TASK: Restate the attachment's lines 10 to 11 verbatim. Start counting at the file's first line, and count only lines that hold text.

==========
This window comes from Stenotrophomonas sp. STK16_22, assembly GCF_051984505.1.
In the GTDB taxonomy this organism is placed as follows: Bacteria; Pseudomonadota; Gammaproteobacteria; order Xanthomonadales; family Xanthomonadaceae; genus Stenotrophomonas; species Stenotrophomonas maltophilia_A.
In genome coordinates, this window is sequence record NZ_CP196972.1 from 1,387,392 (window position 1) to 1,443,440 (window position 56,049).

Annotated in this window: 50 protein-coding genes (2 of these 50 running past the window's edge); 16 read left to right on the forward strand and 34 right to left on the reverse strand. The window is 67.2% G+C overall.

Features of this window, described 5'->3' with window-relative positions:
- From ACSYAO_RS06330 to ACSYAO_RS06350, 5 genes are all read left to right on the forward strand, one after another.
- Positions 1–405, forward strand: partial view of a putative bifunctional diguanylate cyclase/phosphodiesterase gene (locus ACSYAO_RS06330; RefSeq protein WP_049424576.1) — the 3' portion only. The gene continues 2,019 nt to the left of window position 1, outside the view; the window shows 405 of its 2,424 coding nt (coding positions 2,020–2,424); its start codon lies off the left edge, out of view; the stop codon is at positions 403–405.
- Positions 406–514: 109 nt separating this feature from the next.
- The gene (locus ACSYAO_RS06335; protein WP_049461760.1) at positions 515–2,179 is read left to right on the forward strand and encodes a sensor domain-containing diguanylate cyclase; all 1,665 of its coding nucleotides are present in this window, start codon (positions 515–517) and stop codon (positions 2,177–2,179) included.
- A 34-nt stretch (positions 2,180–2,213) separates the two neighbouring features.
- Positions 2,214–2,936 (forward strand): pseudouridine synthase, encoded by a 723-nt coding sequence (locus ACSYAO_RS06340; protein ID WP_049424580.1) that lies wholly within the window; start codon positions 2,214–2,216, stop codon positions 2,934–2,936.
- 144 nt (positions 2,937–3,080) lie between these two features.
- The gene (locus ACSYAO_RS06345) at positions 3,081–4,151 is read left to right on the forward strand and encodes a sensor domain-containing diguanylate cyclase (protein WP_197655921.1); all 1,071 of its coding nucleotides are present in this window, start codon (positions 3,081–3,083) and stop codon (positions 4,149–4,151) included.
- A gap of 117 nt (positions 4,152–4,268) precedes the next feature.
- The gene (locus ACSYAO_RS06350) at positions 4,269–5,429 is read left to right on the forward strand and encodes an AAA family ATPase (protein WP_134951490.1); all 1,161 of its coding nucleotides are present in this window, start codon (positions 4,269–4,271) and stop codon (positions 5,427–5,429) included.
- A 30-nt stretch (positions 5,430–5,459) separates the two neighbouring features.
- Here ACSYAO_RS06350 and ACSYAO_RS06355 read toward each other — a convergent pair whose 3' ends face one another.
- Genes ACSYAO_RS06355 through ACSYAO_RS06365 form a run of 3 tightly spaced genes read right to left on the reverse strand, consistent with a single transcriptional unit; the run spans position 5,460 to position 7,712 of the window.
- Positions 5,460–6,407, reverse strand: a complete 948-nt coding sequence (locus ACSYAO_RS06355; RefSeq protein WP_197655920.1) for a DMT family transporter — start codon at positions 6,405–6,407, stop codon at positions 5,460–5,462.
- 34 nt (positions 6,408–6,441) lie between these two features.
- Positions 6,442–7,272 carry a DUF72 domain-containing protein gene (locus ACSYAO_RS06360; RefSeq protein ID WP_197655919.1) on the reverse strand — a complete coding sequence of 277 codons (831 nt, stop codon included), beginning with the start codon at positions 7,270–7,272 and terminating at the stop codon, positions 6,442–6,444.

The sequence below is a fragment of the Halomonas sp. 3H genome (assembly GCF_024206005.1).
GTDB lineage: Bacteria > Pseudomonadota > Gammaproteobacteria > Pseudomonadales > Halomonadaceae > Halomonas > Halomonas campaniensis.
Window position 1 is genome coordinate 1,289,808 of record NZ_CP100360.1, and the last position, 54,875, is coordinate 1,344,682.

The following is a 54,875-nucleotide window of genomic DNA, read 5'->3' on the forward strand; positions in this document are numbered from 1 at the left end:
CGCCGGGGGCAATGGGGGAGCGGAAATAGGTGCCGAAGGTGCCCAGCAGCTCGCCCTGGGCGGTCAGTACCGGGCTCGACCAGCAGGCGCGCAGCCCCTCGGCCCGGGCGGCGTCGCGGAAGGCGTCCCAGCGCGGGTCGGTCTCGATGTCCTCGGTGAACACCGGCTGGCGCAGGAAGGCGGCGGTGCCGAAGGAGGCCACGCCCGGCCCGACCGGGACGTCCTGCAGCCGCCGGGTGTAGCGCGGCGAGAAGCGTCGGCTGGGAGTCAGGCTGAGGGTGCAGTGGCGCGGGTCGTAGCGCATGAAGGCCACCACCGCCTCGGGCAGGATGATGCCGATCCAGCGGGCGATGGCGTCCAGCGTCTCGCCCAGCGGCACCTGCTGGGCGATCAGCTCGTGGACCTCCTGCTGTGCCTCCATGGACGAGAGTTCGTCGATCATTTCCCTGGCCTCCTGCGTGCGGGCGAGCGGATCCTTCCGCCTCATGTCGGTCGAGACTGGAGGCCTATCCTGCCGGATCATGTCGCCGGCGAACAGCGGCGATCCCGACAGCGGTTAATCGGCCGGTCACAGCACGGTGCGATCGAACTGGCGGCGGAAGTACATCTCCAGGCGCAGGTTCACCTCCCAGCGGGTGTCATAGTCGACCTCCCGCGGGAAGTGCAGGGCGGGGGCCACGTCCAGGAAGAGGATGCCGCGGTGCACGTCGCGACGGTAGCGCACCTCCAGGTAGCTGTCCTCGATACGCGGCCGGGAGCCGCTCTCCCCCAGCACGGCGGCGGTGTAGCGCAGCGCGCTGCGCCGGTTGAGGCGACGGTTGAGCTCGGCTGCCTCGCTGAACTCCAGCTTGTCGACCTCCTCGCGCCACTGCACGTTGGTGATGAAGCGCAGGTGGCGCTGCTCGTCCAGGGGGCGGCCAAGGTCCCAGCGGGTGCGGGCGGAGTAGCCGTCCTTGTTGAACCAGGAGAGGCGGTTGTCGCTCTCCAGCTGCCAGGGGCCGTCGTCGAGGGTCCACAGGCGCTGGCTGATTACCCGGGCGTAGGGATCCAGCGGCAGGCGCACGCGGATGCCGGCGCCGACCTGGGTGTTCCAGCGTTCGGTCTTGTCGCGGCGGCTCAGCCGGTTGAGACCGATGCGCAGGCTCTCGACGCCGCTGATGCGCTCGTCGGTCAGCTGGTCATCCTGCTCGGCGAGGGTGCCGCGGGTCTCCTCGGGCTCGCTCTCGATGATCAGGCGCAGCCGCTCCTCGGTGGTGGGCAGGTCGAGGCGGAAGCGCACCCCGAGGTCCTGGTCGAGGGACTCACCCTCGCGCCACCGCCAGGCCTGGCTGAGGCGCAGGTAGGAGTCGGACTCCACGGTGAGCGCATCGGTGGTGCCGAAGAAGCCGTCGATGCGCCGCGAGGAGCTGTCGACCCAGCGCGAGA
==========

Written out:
- A 34-nt stretch (positions 2,180–2,213) separates the two neighbouring features.
- Positions 2,214–2,936 (forward strand): pseudouridine synthase, encoded by a 723-nt coding sequence (locus ACSYAO_RS06340; protein ID WP_049424580.1) that lies wholly within the window; start codon positions 2,214–2,216, stop codon positions 2,934–2,936.